Dogs, deer, cats and protected animals such as badgers were among non-target species caught by “cruel and indiscriminate” snares, which can inflict deep wounds, internal organ damage and death.
A new report claims that up to 70 per cent of animals caught in snares last year were not the species the controversial traps are set for.
In one case, a woman discovered her 15-month-old Border Terrier, trapped by his neck in a snare, choking in distress, two and a half hours after the pet had gone missing.
The Scottish Gamekeepers Association said it has been using new “humane cable restraining devices” to improve animal welfare. The Scottish Government said the use of snares is under review.
A snare is a thin loop of wire, anchored and positioned to catch an animal around the neck.
They are mainly used to target foxes on or near grouse moors to protect birds from shooting, and they also target rabbits and hares.
Snares are legal in Scotland and there are currently 1906 registered snare operators.
However, the Scottish Government is currently reviewing the impact of snare use, with the possibility they could be banned.
OneKind’s report — SnareWatch Annual Report 2022: Case studies of snare use in the UK — highlights some of the worst snaring incidents during 2022.
In January 2022, an otter pup was killed in Kilsyth, Lanarkshire. The animal was found in the Carron Valley Forest area and later died from its injuries.
Wildlife officers carried out an investigation at the time and police in the Kilsyth area appealed for information.
Elsewhere, a badger was snared in Dumfries and Galloway in November 2022. Alexis Fleming, who runs the Maggie Fleming Animal Hospice in Kirkcudbright, was called to the scene after a member of the public spotted the cub in distress.
Fleming said: “He was hanging by his neck from a wooden gate, half-covered in mud, frantically clawing and chewing at the fence, and it was obvious he’d been there for at least a day, possibly more”.
The charity worker managed to cut the snare from the gate and transport the badger to Hessilhead Wildlife Rescue Centre, in Beith, North Ayrshire, where it recovered.
OneKind campaigner, Eve Massie, said snares can cause trapped animals considerable physical and mental suffering. “Death may be slow, as snares frequently become twisted or frayed as the animal struggles, leading to strangulation, or the animal succumbing to their injuries,” she added.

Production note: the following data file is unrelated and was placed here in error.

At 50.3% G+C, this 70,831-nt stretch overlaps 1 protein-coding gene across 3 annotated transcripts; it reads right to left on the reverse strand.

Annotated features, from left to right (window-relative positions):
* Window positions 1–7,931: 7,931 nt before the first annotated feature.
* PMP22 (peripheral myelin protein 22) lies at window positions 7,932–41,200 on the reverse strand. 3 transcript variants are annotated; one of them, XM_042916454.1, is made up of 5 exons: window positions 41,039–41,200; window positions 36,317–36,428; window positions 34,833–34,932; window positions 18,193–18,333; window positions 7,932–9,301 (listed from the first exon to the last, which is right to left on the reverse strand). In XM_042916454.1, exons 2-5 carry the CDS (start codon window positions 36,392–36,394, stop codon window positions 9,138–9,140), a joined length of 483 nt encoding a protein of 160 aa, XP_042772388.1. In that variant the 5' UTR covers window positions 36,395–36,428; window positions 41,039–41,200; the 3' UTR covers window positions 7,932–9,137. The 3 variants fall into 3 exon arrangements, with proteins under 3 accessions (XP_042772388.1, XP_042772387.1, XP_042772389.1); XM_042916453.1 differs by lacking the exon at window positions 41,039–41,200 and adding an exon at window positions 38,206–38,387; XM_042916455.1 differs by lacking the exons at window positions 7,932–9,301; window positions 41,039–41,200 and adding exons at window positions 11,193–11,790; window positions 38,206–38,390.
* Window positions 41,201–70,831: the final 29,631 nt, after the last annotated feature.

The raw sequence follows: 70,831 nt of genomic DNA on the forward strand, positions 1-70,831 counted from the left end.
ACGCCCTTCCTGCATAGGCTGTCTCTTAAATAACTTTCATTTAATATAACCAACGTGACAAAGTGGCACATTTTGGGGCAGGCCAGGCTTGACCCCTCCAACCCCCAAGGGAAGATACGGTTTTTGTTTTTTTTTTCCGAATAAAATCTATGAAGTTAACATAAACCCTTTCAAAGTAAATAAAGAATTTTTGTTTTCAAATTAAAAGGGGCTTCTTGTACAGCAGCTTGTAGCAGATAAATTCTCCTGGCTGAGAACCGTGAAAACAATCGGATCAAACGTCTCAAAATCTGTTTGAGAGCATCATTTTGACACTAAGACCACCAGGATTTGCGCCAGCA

“They may also suffer from hunger, thirst, exposure and attacks from other animals.”
The Scottish Government is planning to introduce provisions on snaring at Stage 2 of the Wildlife Management and Muirburn (Scotland) Bill and OneKind hopes that a ban on the use of these “archaic traps” may be a “real possibility”.
The Scottish Gamekeepers Association (SGA) said illegal snare use is “abhorrent” and “almost all incidences of animal cruelty” were a result of “non-trained individuals setting crude wire implements”.
A spokesman for SGA added: “This is unacceptable and should not be confused in any way with legal use of snares by trained wildlife managers, pest controllers and field scientists with ID tags obtained from Police Scotland. Cases of illegality in that latter bracket are extremely rare.”
The SGA pointed out it has been working with new humane cable restraining devices which, it claimed, have the potential to change snaring practice and improve welfare, while acknowledging that fox control is an important element of land and conservation management.
“These devices have relaxable technology when a fox is held and allow non-targets such as badgers and deer the ability to break free. Results to date are excellent and we look forward to demonstrating these new devices in due course,” the spokesman for SGA added.
A Scottish Government spokesperson said ministers understand the concerns about the use of snares and why some people want them banned on animal welfare grounds.
“Our recently introduced Wildlife Management and Muirburn Bill aims to end the persecution of birds of prey, ban the use of glue traps for rodents, and tighten regulations for the use of other types of wildlife traps – including snares,” they added.
“A wider review of snaring has been completed and the findings are being considered. In order to allow sufficient time for analysis of this review to be considered, and any necessary consultation, we intend to introduce provisions on snaring at Stage 2 of the Bill.”
Photograph thanks to Alexis Fleming.